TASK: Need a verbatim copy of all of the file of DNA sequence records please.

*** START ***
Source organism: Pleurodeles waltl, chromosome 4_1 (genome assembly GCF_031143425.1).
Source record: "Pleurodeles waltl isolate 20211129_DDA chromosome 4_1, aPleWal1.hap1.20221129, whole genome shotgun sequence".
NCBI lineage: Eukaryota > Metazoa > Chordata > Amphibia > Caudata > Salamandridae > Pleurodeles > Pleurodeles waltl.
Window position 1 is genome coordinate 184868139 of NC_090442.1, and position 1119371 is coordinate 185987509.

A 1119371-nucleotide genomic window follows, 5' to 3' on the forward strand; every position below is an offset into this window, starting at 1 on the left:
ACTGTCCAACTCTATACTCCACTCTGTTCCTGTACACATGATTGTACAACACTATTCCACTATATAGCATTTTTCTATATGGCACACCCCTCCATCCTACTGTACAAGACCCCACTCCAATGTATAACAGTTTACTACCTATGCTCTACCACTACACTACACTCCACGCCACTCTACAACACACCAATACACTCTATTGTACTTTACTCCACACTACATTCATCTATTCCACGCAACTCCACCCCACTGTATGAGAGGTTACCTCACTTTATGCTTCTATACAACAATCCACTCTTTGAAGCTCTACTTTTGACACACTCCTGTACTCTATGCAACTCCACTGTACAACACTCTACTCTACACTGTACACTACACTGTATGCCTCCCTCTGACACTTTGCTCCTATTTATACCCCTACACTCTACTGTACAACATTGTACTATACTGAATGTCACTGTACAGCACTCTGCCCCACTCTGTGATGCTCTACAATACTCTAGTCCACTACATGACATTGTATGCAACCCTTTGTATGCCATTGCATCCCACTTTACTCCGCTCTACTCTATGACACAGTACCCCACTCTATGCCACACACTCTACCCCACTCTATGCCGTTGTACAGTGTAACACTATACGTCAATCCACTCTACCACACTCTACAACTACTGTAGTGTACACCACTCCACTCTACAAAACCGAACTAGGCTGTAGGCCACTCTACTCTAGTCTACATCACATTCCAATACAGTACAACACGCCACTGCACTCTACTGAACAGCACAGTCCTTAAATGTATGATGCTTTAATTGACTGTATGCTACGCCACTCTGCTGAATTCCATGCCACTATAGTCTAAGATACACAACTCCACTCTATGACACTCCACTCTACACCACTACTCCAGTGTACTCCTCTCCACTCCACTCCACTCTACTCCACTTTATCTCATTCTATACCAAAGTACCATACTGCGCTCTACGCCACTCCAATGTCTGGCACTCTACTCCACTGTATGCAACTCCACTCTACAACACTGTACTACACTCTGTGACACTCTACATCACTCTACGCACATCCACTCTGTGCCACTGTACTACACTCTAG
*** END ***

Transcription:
Source organism: Pleurodeles waltl, chromosome 4_1 (genome assembly GCF_031143425.1).
Source record: "Pleurodeles waltl isolate 20211129_DDA chromosome 4_1, aPleWal1.hap1.20221129, whole genome shotgun sequence".
NCBI lineage: Eukaryota > Metazoa > Chordata > Amphibia > Caudata > Salamandridae > Pleurodeles > Pleurodeles waltl.
Window position 1 is genome coordinate 184868139 of NC_090442.1, and position 1119371 is coordinate 185987509.

A 1119371-nucleotide genomic window follows, 5' to 3' on the forward strand; every position below is an offset into this window, starting at 1 on the left:
ACTGTCCAACTCTATACTCCACTCTGTTCCTGTACACATGATTGTACAACACTATTCCACTATATAGCATTTTTCTATATGGCACACCCCTCCATCCTACTGTACAAGACCCCACTCCAATGTATAACAGTTTACTACCTATGCTCTACCACTACACTACACTCCACGCCACTCTACAACACACCAATACACTCTATTGTACTTTACTCCACACTACATTCATCTATTCCACGCAACTCCACCCCACTGTATGAGAGGTTACCTCACTTTATGCTTCTATACAACAATCCACTCTTTGAAGCTCTACTTTTGACACACTCCTGTACTCTATGCAACTCCACTGTACAACACTCTACTCTACACTGTACACTACACTGTATGCCTCCCTCTGACACTTTGCTCCTATTTATACCCCTACACTCTACTGTACAACATTGTACTATACTGAATGTCACTGTACAGCACTCTGCCCCACTCTGTGATGCTCTACAATACTCTAGTCCACTACATGACATTGTATGCAACCCTTTGTATGCCATTGCATCCCACTTTACTCCGCTCTACTCTATGACACAGTACCCCACTCTATGCCACACACTCTACCCCACTCTATGCCGTTGTACAGTGTAACACTATACGTCAATCCACTCTACCACACTCTACAACTACTGTAGTGTACACCACTCCACTCTACAAAACCGAACTAGGCTGTAGGCCACTCTACTCTAGTCTACATCACATTCCAATACAGTACAACACGCCACTGCACTCTACTGAACAGCACAGTCCTTAAATGTATGATGCTTTAATTGACTGTATGCTACGCCACTCTGCTGAATTCCATGCCACTATAGTCTAAGATACACAACTCCACTCTATGACACTCCACTCTACACCACTACTCCAGTGTACTCCTCTCCACTCCACTCCACTCTACTCCACTTTATCTCATTCTATACCAAAGTACCATACTGCGCTCTACGCCACTCCAATGTCTGGCACTCTACTCCACTGTATGCAACTCCACTCTACAACACTGTACTACACTCTGTGACACTCTACATCACTCTACGCACATCCACTCTGTGCCACTGTACTACACTCTAG